Monday, March 16, 2015

Seeds of Fascism: Century-Old Soiled Hanky Could Enable Cloning of Carnaro Regency’s Tin-Pot Dictator-Prince

Sometimes there’s a theme in a week’s minor news stories, and this week it seems to be: the mislaid spermatazoa of flamboyantly (even specifically upward-turning!) mustachioed Mediterranean fascist-sympathizing bohemian egomaniacs.  First, there was the news that one Pilar Abel, a 58-year-old Spaniard, was filing a paternity suit against the estate of Salvador Dalí, claiming the bombastic Catalan surrealist painter had had an affair with her mother while he was married to Gala Diakonova Éluard Dalí, his Tatarstan-born Russo-Spanish muse.  Of course, the case will get tossed right out; after all, she looks nothing like him:

And now there is the news that police in Italy have used a semen-stained handkerchief to map the genome of Gabriele d’Annunzio, an Italian poet, playwright, and ennobled prince who founded his own authoritarian micronation of sorts, the Regency of Carnaro, in 1919, and styled himself “il Duce” (“the Leader”) in anticipation of the eventual rise of Benito Mussolini.  The aristocratic snail tracks were sent, in 1916, to Countess Olga Levi Brunner, d’Annunzio’s mistress, and were preserved for most of a century in a private collection in Cagliari, Sardinia.  The hanky is now housed with other Annunziana at the Vittoriale degli Italiani (“Shrine of Italian Victories”) museum at his the prince’s former home on Lake Garda in Lombardy.

Gabriele d’Annunzio, Prince of Montenevoso
In the aftermath of the First World War, the Kingdom of Italy and the fledgling Kingdom of Yugoslavia were still squabbling over where their final border would be.  D’Annunzio, a wildly popular poet and war hero, in 1919 marched a makeshift army into Fiume—a then-Italian-populated town which today is on the Croatia side of the border and named Rijeka—and claimed it for Italy.  Italy’s King Victor Immanuel III, however, wanted no part of the plot and declined to formally reabsorb the enclave.  So d’Annunzio—an androgynous and wildly prolific bisexual erotic conqueror who followed the Italian art movement called Decadentism and whose megalomaniacal nicknames for himself included “il Magnifico” (“the Magnificent”) and “il Profeto” (“the Prophet”)—declared the town the Regency of Carnaro (Reggenza Italiana del Carnaro) and ran it as his de facto–independent personal fief for a year before the Italian navy retook the town.  Carnaro’s bizarre constitution, which was a piece of performance art in itself, declared “music” to be the founding political principle of the state, but d’Annunzio’s bombastic balcony speeches and black-shirted militias anticipated—some would say laid the groundwork for—the capital-F Fascism which later, in the 1920s, ’30s, and ’40s, swallowed up Italy and half of Europe.  (Carnaro was later known as the Free State of Fiume (Stato Libero di Fiume) and in 1924 was formally attached to Italy.  After the Second World War, despite an attempt to revive the Carnaro entity, it reverted to Yugoslavian control.)

Olga Brunner, the prince’s mistress.
She’d better wait till the maid leaves the room before opening the mail.
Two years after Mussolini came to power in Italy in 1922 and began gently bending the monarchy to his will, Victor Immanuel III ennobled d’Annunzio as “Prince of Montenevoso”—the geographical principality in question being an Alpine town and district then within Italy but now known as Snežnik, in the Republic of Slovenia.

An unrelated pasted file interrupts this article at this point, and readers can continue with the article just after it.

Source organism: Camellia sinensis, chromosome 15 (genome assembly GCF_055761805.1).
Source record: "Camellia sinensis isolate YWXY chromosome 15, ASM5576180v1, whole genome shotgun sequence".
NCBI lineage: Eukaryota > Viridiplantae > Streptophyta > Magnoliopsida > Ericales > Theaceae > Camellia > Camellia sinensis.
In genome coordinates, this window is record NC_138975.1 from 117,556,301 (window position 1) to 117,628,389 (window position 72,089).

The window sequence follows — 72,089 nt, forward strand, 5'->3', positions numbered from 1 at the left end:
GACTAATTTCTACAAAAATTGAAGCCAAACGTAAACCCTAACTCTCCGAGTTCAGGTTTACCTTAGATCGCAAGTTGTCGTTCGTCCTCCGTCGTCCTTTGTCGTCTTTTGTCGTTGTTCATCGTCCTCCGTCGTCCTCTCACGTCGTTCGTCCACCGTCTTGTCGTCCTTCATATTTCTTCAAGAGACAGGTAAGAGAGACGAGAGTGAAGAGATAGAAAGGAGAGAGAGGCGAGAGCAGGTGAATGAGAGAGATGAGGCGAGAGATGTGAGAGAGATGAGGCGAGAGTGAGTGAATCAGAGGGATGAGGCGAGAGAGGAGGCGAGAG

Poor Prince Gabriele: before the age of smartphones and “sexting,”
little ... um ... presents had to be sent through the royal mails.
D’Annunzio’s semen and its DNA are being used for comparison with his great-grandson Federico d’Annunzio, the current Prince of Montenevoso (Italy, a republic, nonetheless retains a semi-official aristocracy), and all press reports indicate that it is a test run for forensic genomics that does not rely on exhumation.  Though one wonders if something else is going on.  A succession dispute or paternity case?

In the waning days of the Second World War, a second try
at an independent Carnaro also claimed some now-Croatian islands in the Adriatic.
Indeed, the chief of the museum which owns the crusty rag, Giordano Bruno Guerri, raised, in an interview, the specter of a kind of small-scale version of The Boys from Brazil, musing that theoretically the poet, whom Italians regard as ambivalent sort of national hero and who died in 1938, could now be cloned.  “Nobody wants to clone d’Annunzio,” Guerri hastily clarified, “but nobody knows what changes will take place in science and society.  It’s good the DNA has been collected.”  Hmm, hard to know where he’s going with that.  If Guerri is planning to clone and breed a Decadentist pro-Fascist aristocracy to wrest control of Italy from corrupt republican politicos and imperialist Teutonic creditors, then where will it end?  We may have to swipe Monica Lewinsky’s dress from the Department of Justice’s evidence vault and clone an army of Bill Clintons to stop him.  Who’s in?

[You can read more about the Free State of Fiume, the Regency of Carnaro, and other bizarre and obscure separatist movements in my new book, a sort of encyclopedic atlas just published by Litwin Books under the title Let’s Split! A Complete Guide to Separatist Movements and Aspirant Nations, from Abkhazia to Zanzibar.  The book, which contains 46 maps and 554 flags (or, more accurately, 554 flag images), is available for order now on Amazon.  Meanwhile, please “like” the book (even if you haven’t read it yet) on Facebook and see this special announcement for more information on the book.]

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